UK approval rate for coronavirus small business loans less than half that of Germany, new analysis finds

Embargoed 00:01 Monday 27 April 

New analysis from the TaxPayers’ Alliance has revealed that the coronavirus business interruption loan scheme (CBILS) is falling behind similar schemes in other European countries, in part due to overly complex requirements. The scheme should be streamlined, with fines and prison time for those that cheat the system.

As of 22 April, the UK's CBILS has delivered 16,624 loans to businesses with a total value of £2.8 billion, with 46 per cent of applications approved. The total value of approved loans is substantially less than that of both Germany and Switzerland, providing between 20 and 40 per cent of their cash value, with the approval rate less than half of that of Germany.

While no official figures have been provided for the length of applications, estimates suggest a four to six week approval process in the UK, requiring a variety of supporting documents such as management accounts, cash flow forecasts, business plans, historic accounts and details of assets. In Switzerland, the process involves filling out a 10-minute, one-page government form. Banks pay out cash almost immediately, and often within 30 minutes.

Having accepted that the extraordinary measures to tackle the coronavirus crisis are understandable and justifiable, taxpayers want to see support delivered quickly and efficiently. If firms are unable to access these funds, there is a significant risk many will collapse, with 59 per cent estimated by the British Chambers of Commerce to have less than three months’ cash in reserve.

Instead of excessive due diligence during the loan application process, there should be greater emphasis on fines or custodial sentences after the loan has been disbursed to discourage abuse. The 2006 Fraud Act could be amended to specifically incorporate fraud in relation to CBILS. Fraud by false representation currently carries a maximum sentence of 10 years’ imprisonment. 

Click here to read the briefing note


Key findings 

  • A comparison of the UK, Switzerland and Germany shows both that less money has been paid in loans to British businesses and that the requirements to access government-backed loans are far more onerous in the UK.
  • The financial situation for UK businesses is grave: 59 per cent are estimated to have less than three months’ cash in reserve, according to the British Chambers of Commerce. This has been exacerbated by the slow approval of loans by the 40 accredited UK lenders.
  • A clear estimate of the time period for approval has not been provided by the government, but one finance broker suggests a four to six week approval process. 
  • Only 46 per cent of applications have been approved in the UK, versus a 98 per cent approval rate for the equivalent German scheme
  • Increasing the guarantee from the government to 100 per cent has been much discussed as a means to speed up access to finance. It may well help, but without changes to the lending criteria, companies may not survive.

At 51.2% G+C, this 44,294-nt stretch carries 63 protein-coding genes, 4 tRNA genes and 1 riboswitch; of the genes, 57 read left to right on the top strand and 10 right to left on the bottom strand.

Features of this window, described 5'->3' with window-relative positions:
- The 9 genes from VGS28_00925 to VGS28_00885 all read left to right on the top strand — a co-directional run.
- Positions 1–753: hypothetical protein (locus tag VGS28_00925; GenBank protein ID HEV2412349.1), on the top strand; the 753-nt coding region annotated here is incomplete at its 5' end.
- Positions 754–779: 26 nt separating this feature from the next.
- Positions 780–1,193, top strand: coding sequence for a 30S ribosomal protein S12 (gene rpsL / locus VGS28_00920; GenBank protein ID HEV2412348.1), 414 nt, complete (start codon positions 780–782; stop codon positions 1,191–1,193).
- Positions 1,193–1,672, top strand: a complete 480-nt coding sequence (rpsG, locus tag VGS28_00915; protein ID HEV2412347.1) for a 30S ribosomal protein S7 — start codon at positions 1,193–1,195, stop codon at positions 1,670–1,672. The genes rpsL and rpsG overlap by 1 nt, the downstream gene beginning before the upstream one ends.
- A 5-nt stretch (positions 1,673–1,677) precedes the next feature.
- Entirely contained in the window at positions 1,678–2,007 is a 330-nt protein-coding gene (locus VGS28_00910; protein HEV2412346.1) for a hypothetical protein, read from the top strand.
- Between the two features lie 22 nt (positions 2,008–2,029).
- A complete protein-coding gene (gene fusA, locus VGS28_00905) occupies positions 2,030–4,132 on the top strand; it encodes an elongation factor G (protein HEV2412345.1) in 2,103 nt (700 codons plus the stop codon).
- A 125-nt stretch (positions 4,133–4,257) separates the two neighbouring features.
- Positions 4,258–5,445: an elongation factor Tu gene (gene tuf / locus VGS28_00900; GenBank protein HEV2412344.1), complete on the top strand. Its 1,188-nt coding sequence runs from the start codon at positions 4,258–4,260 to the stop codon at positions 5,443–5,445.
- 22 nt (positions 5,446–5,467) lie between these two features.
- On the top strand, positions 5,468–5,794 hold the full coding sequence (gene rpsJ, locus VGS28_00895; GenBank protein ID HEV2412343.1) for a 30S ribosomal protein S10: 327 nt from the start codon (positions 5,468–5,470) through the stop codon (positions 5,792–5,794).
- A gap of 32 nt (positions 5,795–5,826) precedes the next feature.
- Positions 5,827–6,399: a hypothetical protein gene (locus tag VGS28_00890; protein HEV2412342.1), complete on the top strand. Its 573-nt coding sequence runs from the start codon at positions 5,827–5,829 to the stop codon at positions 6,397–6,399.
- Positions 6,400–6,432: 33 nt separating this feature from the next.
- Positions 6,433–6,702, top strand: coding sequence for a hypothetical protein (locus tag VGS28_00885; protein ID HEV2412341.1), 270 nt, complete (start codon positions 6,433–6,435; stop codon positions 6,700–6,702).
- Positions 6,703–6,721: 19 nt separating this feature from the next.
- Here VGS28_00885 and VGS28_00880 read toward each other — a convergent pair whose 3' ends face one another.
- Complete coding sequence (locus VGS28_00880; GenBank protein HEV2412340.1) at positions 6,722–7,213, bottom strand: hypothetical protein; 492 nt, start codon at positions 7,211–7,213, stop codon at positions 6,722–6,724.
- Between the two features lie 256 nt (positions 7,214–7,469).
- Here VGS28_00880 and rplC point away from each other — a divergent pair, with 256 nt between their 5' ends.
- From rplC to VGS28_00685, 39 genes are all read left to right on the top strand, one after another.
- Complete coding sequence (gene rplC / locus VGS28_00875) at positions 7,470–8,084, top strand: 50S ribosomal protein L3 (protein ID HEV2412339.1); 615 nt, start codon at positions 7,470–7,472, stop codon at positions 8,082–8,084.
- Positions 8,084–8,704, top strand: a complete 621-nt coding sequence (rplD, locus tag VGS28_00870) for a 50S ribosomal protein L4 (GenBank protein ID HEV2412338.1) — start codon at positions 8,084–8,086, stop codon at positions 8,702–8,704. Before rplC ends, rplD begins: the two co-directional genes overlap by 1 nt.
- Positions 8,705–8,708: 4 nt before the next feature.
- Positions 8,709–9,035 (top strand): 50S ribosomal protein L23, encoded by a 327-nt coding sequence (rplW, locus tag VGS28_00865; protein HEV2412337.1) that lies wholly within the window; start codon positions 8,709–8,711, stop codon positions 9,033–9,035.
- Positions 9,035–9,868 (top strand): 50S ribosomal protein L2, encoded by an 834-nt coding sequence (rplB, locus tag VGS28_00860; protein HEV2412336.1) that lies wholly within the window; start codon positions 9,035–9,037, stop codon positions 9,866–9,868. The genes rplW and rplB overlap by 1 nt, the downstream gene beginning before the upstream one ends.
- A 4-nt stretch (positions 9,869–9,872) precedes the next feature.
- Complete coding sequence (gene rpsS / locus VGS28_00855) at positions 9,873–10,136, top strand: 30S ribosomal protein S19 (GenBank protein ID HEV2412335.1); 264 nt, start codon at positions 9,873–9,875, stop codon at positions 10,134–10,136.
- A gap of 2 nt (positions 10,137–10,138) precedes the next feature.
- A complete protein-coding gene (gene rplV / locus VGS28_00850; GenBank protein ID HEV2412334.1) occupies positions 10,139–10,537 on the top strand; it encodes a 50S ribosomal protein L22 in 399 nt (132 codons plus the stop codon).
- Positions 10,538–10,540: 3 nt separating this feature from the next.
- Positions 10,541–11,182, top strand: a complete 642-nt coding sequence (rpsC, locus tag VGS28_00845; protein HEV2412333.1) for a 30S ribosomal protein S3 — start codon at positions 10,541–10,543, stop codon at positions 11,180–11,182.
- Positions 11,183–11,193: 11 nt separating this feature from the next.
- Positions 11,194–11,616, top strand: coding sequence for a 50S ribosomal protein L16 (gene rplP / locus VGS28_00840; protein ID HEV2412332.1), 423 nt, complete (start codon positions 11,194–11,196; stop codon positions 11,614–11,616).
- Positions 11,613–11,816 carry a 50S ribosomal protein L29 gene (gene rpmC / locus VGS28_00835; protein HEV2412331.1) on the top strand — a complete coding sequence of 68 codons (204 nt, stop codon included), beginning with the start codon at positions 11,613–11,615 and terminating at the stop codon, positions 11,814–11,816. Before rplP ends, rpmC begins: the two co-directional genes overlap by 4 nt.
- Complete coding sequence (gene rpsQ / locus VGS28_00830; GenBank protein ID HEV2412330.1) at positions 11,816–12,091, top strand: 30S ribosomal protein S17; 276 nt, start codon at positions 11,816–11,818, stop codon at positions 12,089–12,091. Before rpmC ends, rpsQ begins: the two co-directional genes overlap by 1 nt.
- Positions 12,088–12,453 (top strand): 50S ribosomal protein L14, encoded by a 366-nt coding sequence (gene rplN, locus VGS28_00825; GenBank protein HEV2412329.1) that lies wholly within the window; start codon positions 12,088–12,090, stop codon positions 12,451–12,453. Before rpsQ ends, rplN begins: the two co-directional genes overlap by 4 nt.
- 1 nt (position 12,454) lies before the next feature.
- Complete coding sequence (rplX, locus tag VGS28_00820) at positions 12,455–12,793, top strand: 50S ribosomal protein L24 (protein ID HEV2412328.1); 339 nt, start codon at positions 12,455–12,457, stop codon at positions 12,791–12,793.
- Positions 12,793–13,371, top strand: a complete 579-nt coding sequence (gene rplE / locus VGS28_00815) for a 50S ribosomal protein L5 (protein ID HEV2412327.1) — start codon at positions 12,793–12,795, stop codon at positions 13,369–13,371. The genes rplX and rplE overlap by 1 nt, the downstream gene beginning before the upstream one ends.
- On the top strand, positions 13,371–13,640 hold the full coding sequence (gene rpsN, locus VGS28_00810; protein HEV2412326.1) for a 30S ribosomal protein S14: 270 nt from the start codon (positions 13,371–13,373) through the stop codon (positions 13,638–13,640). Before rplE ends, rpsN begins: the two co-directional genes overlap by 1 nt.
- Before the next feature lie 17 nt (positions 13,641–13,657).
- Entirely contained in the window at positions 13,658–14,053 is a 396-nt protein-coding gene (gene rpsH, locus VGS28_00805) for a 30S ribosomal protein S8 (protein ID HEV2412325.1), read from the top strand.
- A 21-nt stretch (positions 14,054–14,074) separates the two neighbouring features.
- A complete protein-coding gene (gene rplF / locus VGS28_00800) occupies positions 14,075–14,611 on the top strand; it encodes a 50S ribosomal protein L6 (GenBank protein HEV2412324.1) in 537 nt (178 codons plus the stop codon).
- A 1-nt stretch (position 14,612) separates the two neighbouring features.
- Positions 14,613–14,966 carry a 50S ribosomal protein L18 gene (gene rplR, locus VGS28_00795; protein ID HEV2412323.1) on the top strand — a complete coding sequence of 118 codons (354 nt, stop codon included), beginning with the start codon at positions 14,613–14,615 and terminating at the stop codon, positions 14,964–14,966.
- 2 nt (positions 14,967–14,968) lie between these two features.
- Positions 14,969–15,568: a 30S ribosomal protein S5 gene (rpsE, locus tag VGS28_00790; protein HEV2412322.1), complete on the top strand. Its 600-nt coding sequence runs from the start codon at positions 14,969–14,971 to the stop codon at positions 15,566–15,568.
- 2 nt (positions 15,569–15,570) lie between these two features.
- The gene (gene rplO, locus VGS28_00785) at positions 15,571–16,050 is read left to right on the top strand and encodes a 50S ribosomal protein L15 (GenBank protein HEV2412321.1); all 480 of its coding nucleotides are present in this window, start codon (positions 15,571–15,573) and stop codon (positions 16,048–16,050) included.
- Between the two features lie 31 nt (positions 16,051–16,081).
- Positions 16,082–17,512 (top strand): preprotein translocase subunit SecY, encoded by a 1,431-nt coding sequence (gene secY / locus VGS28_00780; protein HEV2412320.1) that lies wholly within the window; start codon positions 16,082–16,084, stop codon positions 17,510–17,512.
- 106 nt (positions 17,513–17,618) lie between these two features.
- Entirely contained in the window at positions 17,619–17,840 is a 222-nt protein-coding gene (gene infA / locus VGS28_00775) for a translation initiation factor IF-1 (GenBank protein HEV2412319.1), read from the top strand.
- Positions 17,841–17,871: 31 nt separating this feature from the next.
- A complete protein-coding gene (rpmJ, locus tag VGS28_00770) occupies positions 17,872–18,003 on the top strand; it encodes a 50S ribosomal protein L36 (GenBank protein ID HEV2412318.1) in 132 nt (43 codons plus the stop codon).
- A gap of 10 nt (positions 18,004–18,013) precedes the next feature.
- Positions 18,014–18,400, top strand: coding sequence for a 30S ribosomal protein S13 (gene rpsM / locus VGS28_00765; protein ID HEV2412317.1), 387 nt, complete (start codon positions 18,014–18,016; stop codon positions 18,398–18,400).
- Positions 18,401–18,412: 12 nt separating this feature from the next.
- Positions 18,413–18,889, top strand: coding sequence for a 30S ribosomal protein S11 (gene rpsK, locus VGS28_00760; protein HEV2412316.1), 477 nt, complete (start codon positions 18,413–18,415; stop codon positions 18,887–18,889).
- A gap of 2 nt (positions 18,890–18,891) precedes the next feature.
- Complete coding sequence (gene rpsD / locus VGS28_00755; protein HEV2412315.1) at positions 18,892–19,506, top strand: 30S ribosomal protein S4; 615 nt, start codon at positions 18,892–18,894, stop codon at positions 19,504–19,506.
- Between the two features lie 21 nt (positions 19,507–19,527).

• Other OECD countries can serve as a model for quick approval of loans and limiting potential taxpayer liability. In Switzerland, loans are often paid within 30 minutes.
  • The 2006 Fraud Act could be amended to specifically incorporate fraud in relation to CBILS, such as the falsification of documents required to access financing. Fraud by false representation currently carries a maximum sentence of 10 years’ imprisonment.

Click here to read the briefing note
 

Duncan Simpson, research director at the TaxPayers' Alliance said: 

"Offering 80 or even 100 per cent taxpayer-backed guarantees misses the point if there are other reasons companies can’t access CBILS cash in the first place, which have led to the UK system lagging behind other European schemes.  

“The scale and speed of support provided to companies in both Germany and Switzerland shows that red tape seems to be delaying the loans, and potentially putting the economy at risk by setting the bar too high.

"The scheme needs to be streamlined and rather than trying to use the application process to protect against false claims, the government should fall back on more stringent legal measures to fine and prosecute those who try to cheat taxpayers.”   


 

TPA spokesmen are available for live and pre-recorded broadcast interviews via 07795 084 113 (no texts)

Media contact:

Sam Packer
Media Campaign Manager, TaxPayers' Alliance
sam.packer@taxpayersalliance.com
24-hour media hotline: 07795 084 113 (no texts)

  1. Founded in 2004 by Matthew Elliott and Andrew Allum, the TaxPayers’ Alliance (TPA) fights to reform taxes, reduce spending and protect taxpayers. Find out more about the TaxPayers' Alliance at www.taxpayersalliance.com.
     
  2. TaxPayers' Alliance's advisory council.
     
  3. Relevant sources regarding the statistics listed in the paper include: 
    UK Finance, £2.8 billion provided to SMEs through Coronavirus lending scheme, 22 April 2020; Jones, S., Swiss lead way with crisis loans to small businesses, Financial Times, 6 April 2020;  Wacket, M., & Nienaber, M., Germany’s KfW pays out 8.5 billion euros in coronavirus aid loans, Reuters, 21 April 2020.
     
  4. In March 2020 the TaxPayers' Alliance released an official statement on the coronavirus.
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